St. Augustine Decline (SAD) is a viral disease of St. Augustine grass and centipedegrass caused by the panicum mosaic virus. Initial symptoms appear as a mild chlorotic mottling or stippling of leaf blades. Infected leaves turn yellow in appearance, resembling nutrient deficiency symptoms. Severely affected turfgrasses become less vigorous and begin to thin and eventually die. The virus is mechanically transmitted and can be brought into a lawn if infected sod is purchased or can be spread through contaminated mowing and mechanical equipment. There is no cure. Cultural practices that promote vigorous turf growth help minimize some of the virus’s effects on turfgrass
Chlorotic spotting on St. Augustinegrass leaf blades
Lawn infected with St. Augustine Decline
One way to reduce disease incidence and accelerate turfgrass recovery is to maintain a healthy lawn through balanced fertilization and irrigation and regular mowing. However, these cultural practices do not prevent or cure SAD. Some simple guidelines to grow vigorous lawns include:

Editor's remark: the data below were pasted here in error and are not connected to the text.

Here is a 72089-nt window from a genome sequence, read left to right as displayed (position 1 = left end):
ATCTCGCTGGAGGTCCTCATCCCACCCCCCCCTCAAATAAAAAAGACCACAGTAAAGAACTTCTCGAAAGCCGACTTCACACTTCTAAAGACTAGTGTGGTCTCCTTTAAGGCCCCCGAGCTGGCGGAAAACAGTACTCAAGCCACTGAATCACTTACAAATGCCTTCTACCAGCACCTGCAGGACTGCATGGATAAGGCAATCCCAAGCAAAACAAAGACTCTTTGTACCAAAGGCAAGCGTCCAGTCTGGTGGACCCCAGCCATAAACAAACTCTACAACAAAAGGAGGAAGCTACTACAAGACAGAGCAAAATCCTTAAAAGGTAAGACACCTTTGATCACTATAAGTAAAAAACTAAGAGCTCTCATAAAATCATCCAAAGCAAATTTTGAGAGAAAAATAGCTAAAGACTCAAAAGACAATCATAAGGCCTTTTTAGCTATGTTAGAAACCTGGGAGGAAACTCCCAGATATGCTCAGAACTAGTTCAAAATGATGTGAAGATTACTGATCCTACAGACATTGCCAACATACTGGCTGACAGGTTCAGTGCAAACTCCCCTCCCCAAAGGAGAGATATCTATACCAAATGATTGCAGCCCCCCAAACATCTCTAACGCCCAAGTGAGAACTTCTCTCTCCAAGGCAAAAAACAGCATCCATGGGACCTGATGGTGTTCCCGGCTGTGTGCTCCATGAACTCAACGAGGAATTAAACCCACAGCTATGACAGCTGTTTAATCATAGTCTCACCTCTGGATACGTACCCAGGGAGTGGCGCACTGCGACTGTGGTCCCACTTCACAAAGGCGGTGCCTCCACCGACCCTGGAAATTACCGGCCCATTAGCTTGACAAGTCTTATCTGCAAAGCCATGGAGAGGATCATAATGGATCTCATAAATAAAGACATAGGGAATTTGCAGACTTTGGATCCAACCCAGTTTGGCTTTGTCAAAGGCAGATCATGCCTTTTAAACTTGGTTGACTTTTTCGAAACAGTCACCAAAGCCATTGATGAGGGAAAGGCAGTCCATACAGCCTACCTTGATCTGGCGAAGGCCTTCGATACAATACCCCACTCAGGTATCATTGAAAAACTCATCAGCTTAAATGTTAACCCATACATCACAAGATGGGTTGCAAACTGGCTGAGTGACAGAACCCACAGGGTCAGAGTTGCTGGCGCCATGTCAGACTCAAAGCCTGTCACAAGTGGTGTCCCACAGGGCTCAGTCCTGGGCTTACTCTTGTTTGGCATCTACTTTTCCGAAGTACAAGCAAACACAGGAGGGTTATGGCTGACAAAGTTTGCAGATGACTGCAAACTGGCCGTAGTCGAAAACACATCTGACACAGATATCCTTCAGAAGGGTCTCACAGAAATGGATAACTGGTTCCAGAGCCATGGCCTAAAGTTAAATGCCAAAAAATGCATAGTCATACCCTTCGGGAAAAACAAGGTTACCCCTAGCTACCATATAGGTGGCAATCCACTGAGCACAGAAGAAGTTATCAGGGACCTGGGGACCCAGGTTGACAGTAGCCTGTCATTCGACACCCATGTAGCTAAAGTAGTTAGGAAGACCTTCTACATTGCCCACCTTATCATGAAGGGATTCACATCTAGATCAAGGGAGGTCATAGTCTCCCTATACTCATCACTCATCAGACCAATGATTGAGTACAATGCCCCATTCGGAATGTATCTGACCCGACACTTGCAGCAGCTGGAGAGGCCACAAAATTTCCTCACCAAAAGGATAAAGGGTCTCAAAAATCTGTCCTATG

There is no cure for St. Augustine decline. To help prevent the spread of the virus from infected lawns to healthy lawns, steam clean mowing equipment after mowing. Disinfecting mowing equipment with a 10 percent bleach solution can also help prevent the spread of the virus.
For information on sample collection and submission guidelines please visit the Plant Diagnostic Center.
Download here: Louisiana Home Lawn Series: St. Augustine Decline 3624-AA
The LSU AgCenter and the LSU College of Agriculture